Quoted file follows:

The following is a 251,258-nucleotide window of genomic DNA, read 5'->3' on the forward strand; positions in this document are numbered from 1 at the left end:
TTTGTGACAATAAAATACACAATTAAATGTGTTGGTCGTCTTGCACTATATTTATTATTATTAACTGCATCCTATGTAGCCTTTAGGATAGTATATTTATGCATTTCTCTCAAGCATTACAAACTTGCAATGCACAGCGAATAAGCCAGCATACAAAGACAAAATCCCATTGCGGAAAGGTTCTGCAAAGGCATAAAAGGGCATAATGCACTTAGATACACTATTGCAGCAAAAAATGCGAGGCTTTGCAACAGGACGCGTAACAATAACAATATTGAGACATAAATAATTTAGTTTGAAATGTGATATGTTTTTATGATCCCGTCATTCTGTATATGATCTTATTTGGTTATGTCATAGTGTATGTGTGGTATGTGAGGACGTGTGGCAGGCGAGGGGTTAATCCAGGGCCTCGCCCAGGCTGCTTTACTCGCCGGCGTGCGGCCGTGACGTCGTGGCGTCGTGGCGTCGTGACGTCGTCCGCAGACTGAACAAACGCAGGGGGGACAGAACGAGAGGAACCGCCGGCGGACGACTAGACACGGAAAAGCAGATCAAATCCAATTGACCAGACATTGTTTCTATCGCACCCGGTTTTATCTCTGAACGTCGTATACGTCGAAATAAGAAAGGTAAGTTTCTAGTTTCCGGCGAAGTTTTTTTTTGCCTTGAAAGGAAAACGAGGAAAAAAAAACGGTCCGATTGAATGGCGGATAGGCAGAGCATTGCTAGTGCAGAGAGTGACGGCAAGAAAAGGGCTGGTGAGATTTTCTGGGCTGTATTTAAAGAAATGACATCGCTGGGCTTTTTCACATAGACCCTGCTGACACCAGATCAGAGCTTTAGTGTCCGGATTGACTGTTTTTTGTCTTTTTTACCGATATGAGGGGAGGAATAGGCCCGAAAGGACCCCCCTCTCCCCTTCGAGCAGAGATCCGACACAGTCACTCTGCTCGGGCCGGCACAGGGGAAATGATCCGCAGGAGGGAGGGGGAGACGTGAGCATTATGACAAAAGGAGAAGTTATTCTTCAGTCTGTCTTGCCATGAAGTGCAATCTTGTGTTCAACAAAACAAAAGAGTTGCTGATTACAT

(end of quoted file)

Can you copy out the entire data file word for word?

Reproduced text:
The following is a 251,258-nucleotide window of genomic DNA, read 5'->3' on the forward strand; positions in this document are numbered from 1 at the left end:
TTTGTGACAATAAAATACACAATTAAATGTGTTGGTCGTCTTGCACTATATTTATTATTATTAACTGCATCCTATGTAGCCTTTAGGATAGTATATTTATGCATTTCTCTCAAGCATTACAAACTTGCAATGCACAGCGAATAAGCCAGCATACAAAGACAAAATCCCATTGCGGAAAGGTTCTGCAAAGGCATAAAAGGGCATAATGCACTTAGATACACTATTGCAGCAAAAAATGCGAGGCTTTGCAACAGGACGCGTAACAATAACAATATTGAGACATAAATAATTTAGTTTGAAATGTGATATGTTTTTATGATCCCGTCATTCTGTATATGATCTTATTTGGTTATGTCATAGTGTATGTGTGGTATGTGAGGACGTGTGGCAGGCGAGGGGTTAATCCAGGGCCTCGCCCAGGCTGCTTTACTCGCCGGCGTGCGGCCGTGACGTCGTGGCGTCGTGGCGTCGTGACGTCGTCCGCAGACTGAACAAACGCAGGGGGGACAGAACGAGAGGAACCGCCGGCGGACGACTAGACACGGAAAAGCAGATCAAATCCAATTGACCAGACATTGTTTCTATCGCACCCGGTTTTATCTCTGAACGTCGTATACGTCGAAATAAGAAAGGTAAGTTTCTAGTTTCCGGCGAAGTTTTTTTTTGCCTTGAAAGGAAAACGAGGAAAAAAAAACGGTCCGATTGAATGGCGGATAGGCAGAGCATTGCTAGTGCAGAGAGTGACGGCAAGAAAAGGGCTGGTGAGATTTTCTGGGCTGTATTTAAAGAAATGACATCGCTGGGCTTTTTCACATAGACCCTGCTGACACCAGATCAGAGCTTTAGTGTCCGGATTGACTGTTTTTTGTCTTTTTTACCGATATGAGGGGAGGAATAGGCCCGAAAGGACCCCCCTCTCCCCTTCGAGCAGAGATCCGACACAGTCACTCTGCTCGGGCCGGCACAGGGGAAATGATCCGCAGGAGGGAGGGGGAGACGTGAGCATTATGACAAAAGGAGAAGTTATTCTTCAGTCTGTCTTGCCATGAAGTGCAATCTTGTGTTCAACAAAACAAAAGAGTTGCTGATTACAT